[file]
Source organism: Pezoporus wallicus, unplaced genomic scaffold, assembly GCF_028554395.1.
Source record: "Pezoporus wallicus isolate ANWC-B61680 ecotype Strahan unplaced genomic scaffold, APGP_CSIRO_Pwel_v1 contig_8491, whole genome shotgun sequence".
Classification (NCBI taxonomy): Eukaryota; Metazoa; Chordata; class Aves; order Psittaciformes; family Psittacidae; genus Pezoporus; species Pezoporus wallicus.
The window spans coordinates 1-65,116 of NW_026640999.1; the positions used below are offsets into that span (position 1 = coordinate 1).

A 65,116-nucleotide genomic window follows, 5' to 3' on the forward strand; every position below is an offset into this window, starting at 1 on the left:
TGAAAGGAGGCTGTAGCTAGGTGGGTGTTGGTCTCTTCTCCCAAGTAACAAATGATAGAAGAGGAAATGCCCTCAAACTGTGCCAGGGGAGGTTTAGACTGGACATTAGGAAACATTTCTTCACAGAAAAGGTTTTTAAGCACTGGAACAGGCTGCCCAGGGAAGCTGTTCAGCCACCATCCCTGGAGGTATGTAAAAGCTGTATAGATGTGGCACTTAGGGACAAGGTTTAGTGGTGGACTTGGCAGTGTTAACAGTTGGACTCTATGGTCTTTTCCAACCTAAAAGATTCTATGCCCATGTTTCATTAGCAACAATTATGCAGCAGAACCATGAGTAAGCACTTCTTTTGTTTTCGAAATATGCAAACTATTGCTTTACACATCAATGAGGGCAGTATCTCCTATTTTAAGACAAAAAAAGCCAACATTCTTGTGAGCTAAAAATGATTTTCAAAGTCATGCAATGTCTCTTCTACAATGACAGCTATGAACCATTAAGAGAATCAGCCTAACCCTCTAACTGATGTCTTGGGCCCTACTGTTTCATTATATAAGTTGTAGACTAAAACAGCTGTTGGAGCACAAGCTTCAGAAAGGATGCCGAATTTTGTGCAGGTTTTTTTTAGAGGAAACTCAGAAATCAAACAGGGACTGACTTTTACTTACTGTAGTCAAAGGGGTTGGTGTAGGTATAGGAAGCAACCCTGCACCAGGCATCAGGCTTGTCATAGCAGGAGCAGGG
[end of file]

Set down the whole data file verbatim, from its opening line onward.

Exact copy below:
Source organism: Pezoporus wallicus, unplaced genomic scaffold, assembly GCF_028554395.1.
Source record: "Pezoporus wallicus isolate ANWC-B61680 ecotype Strahan unplaced genomic scaffold, APGP_CSIRO_Pwel_v1 contig_8491, whole genome shotgun sequence".
Classification (NCBI taxonomy): Eukaryota; Metazoa; Chordata; class Aves; order Psittaciformes; family Psittacidae; genus Pezoporus; species Pezoporus wallicus.
The window spans coordinates 1-65,116 of NW_026640999.1; the positions used below are offsets into that span (position 1 = coordinate 1).

A 65,116-nucleotide genomic window follows, 5' to 3' on the forward strand; every position below is an offset into this window, starting at 1 on the left:
TGAAAGGAGGCTGTAGCTAGGTGGGTGTTGGTCTCTTCTCCCAAGTAACAAATGATAGAAGAGGAAATGCCCTCAAACTGTGCCAGGGGAGGTTTAGACTGGACATTAGGAAACATTTCTTCACAGAAAAGGTTTTTAAGCACTGGAACAGGCTGCCCAGGGAAGCTGTTCAGCCACCATCCCTGGAGGTATGTAAAAGCTGTATAGATGTGGCACTTAGGGACAAGGTTTAGTGGTGGACTTGGCAGTGTTAACAGTTGGACTCTATGGTCTTTTCCAACCTAAAAGATTCTATGCCCATGTTTCATTAGCAACAATTATGCAGCAGAACCATGAGTAAGCACTTCTTTTGTTTTCGAAATATGCAAACTATTGCTTTACACATCAATGAGGGCAGTATCTCCTATTTTAAGACAAAAAAAGCCAACATTCTTGTGAGCTAAAAATGATTTTCAAAGTCATGCAATGTCTCTTCTACAATGACAGCTATGAACCATTAAGAGAATCAGCCTAACCCTCTAACTGATGTCTTGGGCCCTACTGTTTCATTATATAAGTTGTAGACTAAAACAGCTGTTGGAGCACAAGCTTCAGAAAGGATGCCGAATTTTGTGCAGGTTTTTTTTAGAGGAAACTCAGAAATCAAACAGGGACTGACTTTTACTTACTGTAGTCAAAGGGGTTGGTGTAGGTATAGGAAGCAACCCTGCACCAGGCATCAGGCTTGTCATAGCAGGAGCAGGG